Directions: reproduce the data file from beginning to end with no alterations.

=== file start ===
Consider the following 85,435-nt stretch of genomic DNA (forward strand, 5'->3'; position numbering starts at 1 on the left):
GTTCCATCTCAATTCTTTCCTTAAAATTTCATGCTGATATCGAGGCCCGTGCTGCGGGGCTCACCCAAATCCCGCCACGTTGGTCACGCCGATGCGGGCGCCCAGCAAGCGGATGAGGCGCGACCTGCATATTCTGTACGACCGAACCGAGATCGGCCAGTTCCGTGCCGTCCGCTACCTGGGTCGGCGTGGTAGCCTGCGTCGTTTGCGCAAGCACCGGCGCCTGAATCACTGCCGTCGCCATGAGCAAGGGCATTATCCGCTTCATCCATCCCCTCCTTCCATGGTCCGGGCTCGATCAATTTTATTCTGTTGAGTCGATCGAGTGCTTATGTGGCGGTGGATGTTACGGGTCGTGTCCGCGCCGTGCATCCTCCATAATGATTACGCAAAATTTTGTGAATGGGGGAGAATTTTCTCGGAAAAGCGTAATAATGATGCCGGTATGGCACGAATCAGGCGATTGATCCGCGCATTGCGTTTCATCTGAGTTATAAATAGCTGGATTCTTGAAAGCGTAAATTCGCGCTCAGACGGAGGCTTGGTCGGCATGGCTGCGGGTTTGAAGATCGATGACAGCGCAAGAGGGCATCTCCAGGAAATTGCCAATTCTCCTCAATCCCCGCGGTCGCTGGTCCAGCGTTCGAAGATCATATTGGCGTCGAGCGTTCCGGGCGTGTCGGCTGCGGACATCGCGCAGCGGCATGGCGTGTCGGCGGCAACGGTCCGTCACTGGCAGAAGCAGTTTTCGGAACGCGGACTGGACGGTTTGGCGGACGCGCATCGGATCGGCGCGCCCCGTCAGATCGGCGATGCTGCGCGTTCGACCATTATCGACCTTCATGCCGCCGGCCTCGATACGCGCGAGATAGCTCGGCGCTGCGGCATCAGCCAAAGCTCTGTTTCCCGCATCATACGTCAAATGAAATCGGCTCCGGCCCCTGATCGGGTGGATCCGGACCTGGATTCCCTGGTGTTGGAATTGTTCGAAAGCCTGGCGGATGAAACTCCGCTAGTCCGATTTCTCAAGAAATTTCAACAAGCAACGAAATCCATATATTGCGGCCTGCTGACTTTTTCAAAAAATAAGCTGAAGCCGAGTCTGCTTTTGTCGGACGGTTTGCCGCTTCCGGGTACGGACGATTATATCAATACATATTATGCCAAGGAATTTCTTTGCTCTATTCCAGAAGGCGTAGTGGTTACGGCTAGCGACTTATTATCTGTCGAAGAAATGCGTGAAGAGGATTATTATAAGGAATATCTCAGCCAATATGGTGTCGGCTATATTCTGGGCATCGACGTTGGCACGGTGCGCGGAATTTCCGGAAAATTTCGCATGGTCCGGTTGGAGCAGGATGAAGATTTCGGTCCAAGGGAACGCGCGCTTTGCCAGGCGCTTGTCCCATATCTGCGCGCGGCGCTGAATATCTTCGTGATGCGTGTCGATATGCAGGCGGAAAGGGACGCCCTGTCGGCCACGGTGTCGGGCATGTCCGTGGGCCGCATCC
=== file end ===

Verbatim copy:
Consider the following 85,435-nt stretch of genomic DNA (forward strand, 5'->3'; position numbering starts at 1 on the left):
GTTCCATCTCAATTCTTTCCTTAAAATTTCATGCTGATATCGAGGCCCGTGCTGCGGGGCTCACCCAAATCCCGCCACGTTGGTCACGCCGATGCGGGCGCCCAGCAAGCGGATGAGGCGCGACCTGCATATTCTGTACGACCGAACCGAGATCGGCCAGTTCCGTGCCGTCCGCTACCTGGGTCGGCGTGGTAGCCTGCGTCGTTTGCGCAAGCACCGGCGCCTGAATCACTGCCGTCGCCATGAGCAAGGGCATTATCCGCTTCATCCATCCCCTCCTTCCATGGTCCGGGCTCGATCAATTTTATTCTGTTGAGTCGATCGAGTGCTTATGTGGCGGTGGATGTTACGGGTCGTGTCCGCGCCGTGCATCCTCCATAATGATTACGCAAAATTTTGTGAATGGGGGAGAATTTTCTCGGAAAAGCGTAATAATGATGCCGGTATGGCACGAATCAGGCGATTGATCCGCGCATTGCGTTTCATCTGAGTTATAAATAGCTGGATTCTTGAAAGCGTAAATTCGCGCTCAGACGGAGGCTTGGTCGGCATGGCTGCGGGTTTGAAGATCGATGACAGCGCAAGAGGGCATCTCCAGGAAATTGCCAATTCTCCTCAATCCCCGCGGTCGCTGGTCCAGCGTTCGAAGATCATATTGGCGTCGAGCGTTCCGGGCGTGTCGGCTGCGGACATCGCGCAGCGGCATGGCGTGTCGGCGGCAACGGTCCGTCACTGGCAGAAGCAGTTTTCGGAACGCGGACTGGACGGTTTGGCGGACGCGCATCGGATCGGCGCGCCCCGTCAGATCGGCGATGCTGCGCGTTCGACCATTATCGACCTTCATGCCGCCGGCCTCGATACGCGCGAGATAGCTCGGCGCTGCGGCATCAGCCAAAGCTCTGTTTCCCGCATCATACGTCAAATGAAATCGGCTCCGGCCCCTGATCGGGTGGATCCGGACCTGGATTCCCTGGTGTTGGAATTGTTCGAAAGCCTGGCGGATGAAACTCCGCTAGTCCGATTTCTCAAGAAATTTCAACAAGCAACGAAATCCATATATTGCGGCCTGCTGACTTTTTCAAAAAATAAGCTGAAGCCGAGTCTGCTTTTGTCGGACGGTTTGCCGCTTCCGGGTACGGACGATTATATCAATACATATTATGCCAAGGAATTTCTTTGCTCTATTCCAGAAGGCGTAGTGGTTACGGCTAGCGACTTATTATCTGTCGAAGAAATGCGTGAAGAGGATTATTATAAGGAATATCTCAGCCAATATGGTGTCGGCTATATTCTGGGCATCGACGTTGGCACGGTGCGCGGAATTTCCGGAAAATTTCGCATGGTCCGGTTGGAGCAGGATGAAGATTTCGGTCCAAGGGAACGCGCGCTTTGCCAGGCGCTTGTCCCATATCTGCGCGCGGCGCTGAATATCTTCGTGATGCGTGTCGATATGCAGGCGGAAAGGGACGCCCTGTCGGCCACGGTGTCGGGCATGTCCGTGGGCCGCATCC